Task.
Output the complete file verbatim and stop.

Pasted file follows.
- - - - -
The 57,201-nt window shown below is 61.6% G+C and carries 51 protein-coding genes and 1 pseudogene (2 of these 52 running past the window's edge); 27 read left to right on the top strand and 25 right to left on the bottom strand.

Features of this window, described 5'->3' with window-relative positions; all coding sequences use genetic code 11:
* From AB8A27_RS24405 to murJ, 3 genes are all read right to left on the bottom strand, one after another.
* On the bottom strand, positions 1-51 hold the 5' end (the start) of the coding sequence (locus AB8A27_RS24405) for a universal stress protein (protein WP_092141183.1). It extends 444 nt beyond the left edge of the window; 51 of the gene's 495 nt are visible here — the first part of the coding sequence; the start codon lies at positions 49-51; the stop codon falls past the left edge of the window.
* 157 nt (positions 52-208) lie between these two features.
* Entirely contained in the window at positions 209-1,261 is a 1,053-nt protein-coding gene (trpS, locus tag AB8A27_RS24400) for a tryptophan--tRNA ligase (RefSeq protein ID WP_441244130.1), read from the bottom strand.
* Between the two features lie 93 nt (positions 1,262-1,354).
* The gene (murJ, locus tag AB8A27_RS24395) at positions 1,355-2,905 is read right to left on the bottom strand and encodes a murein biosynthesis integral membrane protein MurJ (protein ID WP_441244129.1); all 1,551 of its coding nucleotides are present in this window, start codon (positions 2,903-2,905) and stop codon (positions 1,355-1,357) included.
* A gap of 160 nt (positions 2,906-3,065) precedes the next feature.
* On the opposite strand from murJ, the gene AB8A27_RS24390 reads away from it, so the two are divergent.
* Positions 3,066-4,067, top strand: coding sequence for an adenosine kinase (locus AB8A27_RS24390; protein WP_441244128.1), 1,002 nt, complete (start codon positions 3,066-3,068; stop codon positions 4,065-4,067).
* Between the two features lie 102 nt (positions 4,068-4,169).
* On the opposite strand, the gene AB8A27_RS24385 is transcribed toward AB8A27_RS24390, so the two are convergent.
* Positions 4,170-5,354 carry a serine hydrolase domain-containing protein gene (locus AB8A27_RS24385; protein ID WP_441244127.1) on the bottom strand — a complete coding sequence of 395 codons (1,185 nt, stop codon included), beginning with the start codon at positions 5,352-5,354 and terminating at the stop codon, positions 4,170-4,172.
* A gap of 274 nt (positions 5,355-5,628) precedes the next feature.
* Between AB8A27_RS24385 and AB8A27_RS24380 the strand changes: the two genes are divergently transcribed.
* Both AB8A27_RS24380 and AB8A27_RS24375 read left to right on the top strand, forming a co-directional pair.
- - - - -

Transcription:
The 57,201-nt window shown below is 61.6% G+C and carries 51 protein-coding genes and 1 pseudogene (2 of these 52 running past the window's edge); 27 read left to right on the top strand and 25 right to left on the bottom strand.

Features of this window, described 5'->3' with window-relative positions; all coding sequences use genetic code 11:
* From AB8A27_RS24405 to murJ, 3 genes are all read right to left on the bottom strand, one after another.
* On the bottom strand, positions 1-51 hold the 5' end (the start) of the coding sequence (locus AB8A27_RS24405) for a universal stress protein (protein WP_092141183.1). It extends 444 nt beyond the left edge of the window; 51 of the gene's 495 nt are visible here — the first part of the coding sequence; the start codon lies at positions 49-51; the stop codon falls past the left edge of the window.
* 157 nt (positions 52-208) lie between these two features.
* Entirely contained in the window at positions 209-1,261 is a 1,053-nt protein-coding gene (trpS, locus tag AB8A27_RS24400) for a tryptophan--tRNA ligase (RefSeq protein ID WP_441244130.1), read from the bottom strand.
* Between the two features lie 93 nt (positions 1,262-1,354).
* The gene (murJ, locus tag AB8A27_RS24395) at positions 1,355-2,905 is read right to left on the bottom strand and encodes a murein biosynthesis integral membrane protein MurJ (protein ID WP_441244129.1); all 1,551 of its coding nucleotides are present in this window, start codon (positions 2,903-2,905) and stop codon (positions 1,355-1,357) included.
* A gap of 160 nt (positions 2,906-3,065) precedes the next feature.
* On the opposite strand from murJ, the gene AB8A27_RS24390 reads away from it, so the two are divergent.
* Positions 3,066-4,067, top strand: coding sequence for an adenosine kinase (locus AB8A27_RS24390; protein WP_441244128.1), 1,002 nt, complete (start codon positions 3,066-3,068; stop codon positions 4,065-4,067).
* Between the two features lie 102 nt (positions 4,068-4,169).
* On the opposite strand, the gene AB8A27_RS24385 is transcribed toward AB8A27_RS24390, so the two are convergent.
* Positions 4,170-5,354 carry a serine hydrolase domain-containing protein gene (locus AB8A27_RS24385; protein ID WP_441244127.1) on the bottom strand — a complete coding sequence of 395 codons (1,185 nt, stop codon included), beginning with the start codon at positions 5,352-5,354 and terminating at the stop codon, positions 4,170-4,172.
* A gap of 274 nt (positions 5,355-5,628) precedes the next feature.
* Between AB8A27_RS24385 and AB8A27_RS24380 the strand changes: the two genes are divergently transcribed.
* Both AB8A27_RS24380 and AB8A27_RS24375 read left to right on the top strand, forming a co-directional pair.